Eight years ago, Illinois Rep. Tammy Duckworth used a state-owned vehicle to drive to a campaign event, violating a state law that prohibits government employees from campaigning using taxpayer funds.
At the time, Duckworth was a state employee, the director of the Illinois Department of Veterans Affairs. She had scheduled a day off from her job in order to attend the campaign event, which was being held for then-congressional candidate Dan Seals.
"The state is very clear [so] we are very, very careful about taking personal leave, personal time, to come and do these types of things," Duckworth said, according to the Chicago Tribune. "I am here as a private person, and I took time off from work today to be here."
But as careful as Duckworth was to take time off from her job to campaign for Seals, she wasn't careful enough to avoid using a state-owned Dodge van to attend the event. This violated a separate law that prohibited state property or resources from being used for politicking.
At some point during the campaign event, the vehicle was moved out of sight of the building where the event was being held — and out of sight of where reporters gathered to cover her endorsement of Seals. Later that day, a Veterans Affairs spokeswoman admitted that Duckworth misused the vehicle for political purposes.
"She will reimburse the state for the use of the state vehicle, and will not make this mistake again," said spokeswoman Jessica Woodward.
But there is no record of Duckworth ever reimbursing taxpayers for the misused vehicle. Duckworth is now running for U.S. senator in Illinois.
In the spring of 2015, the National Republican Senatorial Committee sent a series of Freedom of Information Act requests to various Illinois state agencies to find out whether Duckworth ever repaid taxpayers. In March 2015, they sent a request to the Illinois Department of Central Management Services for records of Duckworth "recompensing the state as promised for personally misusing state vehicles" and included a reference to the Chicago Tribune article cited earlier in this post.
In April 2015, the NRSC sent a request to the Illinois Office of the Comptroller and the Illinois Department of Veterans Affairs for the same.
CMS could not locate "any records responsive to this part of your request." The comptroller said it did "not possess anything responsive to your request" and directed the NRSC to contact the IDVA. The IDVA could not locate "any documents responsive to your request."
The closest thing to evidence of Duckworth repaying taxpayers is a mention in a 2012 Daily Herald article claiming the former IDVA director "apologized for the mistake and reimbursed the state for use of the vehicle." The article does not mention what evidence there is to suggest Duckworth paid back the state, and appears to have just assumed based on the congresswoman's claim that she would pay the money back four years earlier.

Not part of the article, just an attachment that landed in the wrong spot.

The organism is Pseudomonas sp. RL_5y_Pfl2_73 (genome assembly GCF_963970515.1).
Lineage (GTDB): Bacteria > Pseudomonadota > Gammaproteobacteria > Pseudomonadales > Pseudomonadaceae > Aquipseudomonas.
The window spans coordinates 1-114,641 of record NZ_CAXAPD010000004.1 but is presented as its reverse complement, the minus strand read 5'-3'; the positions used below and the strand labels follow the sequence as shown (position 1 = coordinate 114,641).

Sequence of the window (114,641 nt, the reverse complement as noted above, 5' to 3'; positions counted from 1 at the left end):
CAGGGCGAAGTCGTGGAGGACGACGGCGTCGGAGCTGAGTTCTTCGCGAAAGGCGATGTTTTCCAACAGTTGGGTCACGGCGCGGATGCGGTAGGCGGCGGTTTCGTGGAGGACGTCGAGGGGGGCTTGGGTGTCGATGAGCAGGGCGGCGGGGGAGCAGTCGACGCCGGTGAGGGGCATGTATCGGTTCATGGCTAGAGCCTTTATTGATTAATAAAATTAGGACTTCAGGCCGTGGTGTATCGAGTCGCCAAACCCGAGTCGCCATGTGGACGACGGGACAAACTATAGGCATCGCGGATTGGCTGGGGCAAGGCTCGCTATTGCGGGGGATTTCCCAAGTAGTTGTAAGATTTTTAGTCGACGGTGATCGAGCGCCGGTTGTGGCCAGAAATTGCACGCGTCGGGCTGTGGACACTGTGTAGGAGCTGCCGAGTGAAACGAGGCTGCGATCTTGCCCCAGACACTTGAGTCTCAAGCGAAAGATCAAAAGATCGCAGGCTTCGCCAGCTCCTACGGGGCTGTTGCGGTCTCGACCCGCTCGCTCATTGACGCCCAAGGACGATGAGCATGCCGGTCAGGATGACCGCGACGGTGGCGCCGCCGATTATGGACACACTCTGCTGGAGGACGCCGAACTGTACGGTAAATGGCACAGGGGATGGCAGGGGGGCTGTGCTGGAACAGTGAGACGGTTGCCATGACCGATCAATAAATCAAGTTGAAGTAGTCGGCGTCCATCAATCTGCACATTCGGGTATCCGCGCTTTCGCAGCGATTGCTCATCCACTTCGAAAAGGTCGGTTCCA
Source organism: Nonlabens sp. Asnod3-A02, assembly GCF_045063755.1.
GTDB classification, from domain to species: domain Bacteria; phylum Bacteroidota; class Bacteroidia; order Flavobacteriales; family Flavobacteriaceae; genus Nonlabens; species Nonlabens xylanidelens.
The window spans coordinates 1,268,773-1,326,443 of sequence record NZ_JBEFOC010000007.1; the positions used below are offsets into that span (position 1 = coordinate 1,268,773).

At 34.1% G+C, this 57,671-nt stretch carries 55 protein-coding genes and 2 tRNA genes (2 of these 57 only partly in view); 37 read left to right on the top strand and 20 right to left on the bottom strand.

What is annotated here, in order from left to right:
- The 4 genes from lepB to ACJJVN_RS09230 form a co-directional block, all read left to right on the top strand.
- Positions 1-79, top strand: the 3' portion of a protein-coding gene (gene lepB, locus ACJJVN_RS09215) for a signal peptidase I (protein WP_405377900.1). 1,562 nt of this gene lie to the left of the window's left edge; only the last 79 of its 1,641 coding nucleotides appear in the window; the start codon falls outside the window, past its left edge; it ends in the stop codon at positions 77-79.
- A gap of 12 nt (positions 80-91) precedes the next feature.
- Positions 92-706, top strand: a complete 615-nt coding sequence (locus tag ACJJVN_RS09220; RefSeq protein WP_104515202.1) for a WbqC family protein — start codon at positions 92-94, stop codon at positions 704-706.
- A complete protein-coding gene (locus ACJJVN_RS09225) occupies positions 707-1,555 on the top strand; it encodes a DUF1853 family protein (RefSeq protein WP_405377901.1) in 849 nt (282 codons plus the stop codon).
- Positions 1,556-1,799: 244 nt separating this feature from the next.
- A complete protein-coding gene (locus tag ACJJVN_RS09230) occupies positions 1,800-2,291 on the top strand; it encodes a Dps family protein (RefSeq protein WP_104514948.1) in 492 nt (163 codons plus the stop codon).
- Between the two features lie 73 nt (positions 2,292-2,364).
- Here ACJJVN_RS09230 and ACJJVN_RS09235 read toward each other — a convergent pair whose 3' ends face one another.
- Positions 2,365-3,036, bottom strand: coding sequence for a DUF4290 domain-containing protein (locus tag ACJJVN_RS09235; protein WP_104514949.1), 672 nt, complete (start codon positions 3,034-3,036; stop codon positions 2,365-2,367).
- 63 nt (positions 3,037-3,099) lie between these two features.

It is entirely possible that Duckworth paid back the money. Her campaign told the Washington Examiner that Duckworth may have owed as little as $17 for misusing the vehicle, based on the miles traveled (33) and the gas-per-mile paid for by the state. This could be true, or the amount could be higher if Duckworth brought any staff with her or was driven by someone who did not also take time off from state work to be there.
And if it was only $17, why not pay it back? It's such a small amount, why avoid it?
Then again, just because three departments found no records of reimbursement doesn't mean it didn't happen. Illinois isn't the best when it comes to FOIA requests. State agencies routinely stonewall such requests, prompting Gov. Bruce Rauner to sign legislation that would increase fines for agencies that refuse court orders to turn over information. Of course, that legislation was in response to a young woman who died of a gunshot wound and her father's fight to obtain police records about the incident, not state agencies being unable to find records of whether a state employee reimbursed taxpayers.
Still, the law received support in part due to the unresponsiveness of the state in general to FOIA requests. Rauner himself has been criticized for allegedly concealing information from FOIA requests.
It still seems odd that the NRSC received a response from the state agencies (they weren't ignored or stonewalled) but that those state agencies couldn't find evidence Duckworth repaid taxpayers. Then again, proving a small payment one made eight years ago could be difficult for anyone. Duckworth may be able to prove the payment by checking her bank records, but as of right now, there is no concrete evidence she made the payment except for the campaign's say-so.
The Duckworth campaign did not provide a comment prior to press time.
Ashe Schow is a commentary writer for the Washington Examiner.